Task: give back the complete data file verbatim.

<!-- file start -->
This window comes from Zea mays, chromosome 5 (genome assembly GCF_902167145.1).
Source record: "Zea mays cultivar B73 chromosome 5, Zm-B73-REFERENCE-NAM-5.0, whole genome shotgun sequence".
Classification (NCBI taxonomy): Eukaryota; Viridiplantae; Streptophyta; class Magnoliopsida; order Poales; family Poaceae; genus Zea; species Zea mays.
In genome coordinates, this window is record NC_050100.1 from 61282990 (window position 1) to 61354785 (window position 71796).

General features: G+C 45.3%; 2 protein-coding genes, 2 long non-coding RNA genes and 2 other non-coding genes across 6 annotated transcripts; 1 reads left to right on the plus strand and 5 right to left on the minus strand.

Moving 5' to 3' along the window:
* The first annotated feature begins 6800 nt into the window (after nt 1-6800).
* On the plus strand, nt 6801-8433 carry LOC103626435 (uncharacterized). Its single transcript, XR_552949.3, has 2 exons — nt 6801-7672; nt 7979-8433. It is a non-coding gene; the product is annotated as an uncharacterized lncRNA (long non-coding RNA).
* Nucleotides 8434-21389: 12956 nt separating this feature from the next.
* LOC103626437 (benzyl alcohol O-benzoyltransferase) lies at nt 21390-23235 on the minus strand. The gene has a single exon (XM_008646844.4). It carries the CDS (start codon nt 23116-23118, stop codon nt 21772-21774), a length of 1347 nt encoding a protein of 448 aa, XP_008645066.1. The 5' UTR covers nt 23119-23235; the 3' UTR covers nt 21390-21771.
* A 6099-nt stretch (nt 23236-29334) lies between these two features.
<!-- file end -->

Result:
This window comes from Zea mays, chromosome 5 (genome assembly GCF_902167145.1).
Source record: "Zea mays cultivar B73 chromosome 5, Zm-B73-REFERENCE-NAM-5.0, whole genome shotgun sequence".
Classification (NCBI taxonomy): Eukaryota; Viridiplantae; Streptophyta; class Magnoliopsida; order Poales; family Poaceae; genus Zea; species Zea mays.
In genome coordinates, this window is record NC_050100.1 from 61282990 (window position 1) to 61354785 (window position 71796).

General features: G+C 45.3%; 2 protein-coding genes, 2 long non-coding RNA genes and 2 other non-coding genes across 6 annotated transcripts; 1 reads left to right on the plus strand and 5 right to left on the minus strand.

Moving 5' to 3' along the window:
* The first annotated feature begins 6800 nt into the window (after nt 1-6800).
* On the plus strand, nt 6801-8433 carry LOC103626435 (uncharacterized). Its single transcript, XR_552949.3, has 2 exons — nt 6801-7672; nt 7979-8433. It is a non-coding gene; the product is annotated as an uncharacterized lncRNA (long non-coding RNA).
* Nucleotides 8434-21389: 12956 nt separating this feature from the next.
* LOC103626437 (benzyl alcohol O-benzoyltransferase) lies at nt 21390-23235 on the minus strand. The gene has a single exon (XM_008646844.4). It carries the CDS (start codon nt 23116-23118, stop codon nt 21772-21774), a length of 1347 nt encoding a protein of 448 aa, XP_008645066.1. The 5' UTR covers nt 23119-23235; the 3' UTR covers nt 21390-21771.
* A 6099-nt stretch (nt 23236-29334) lies between these two features.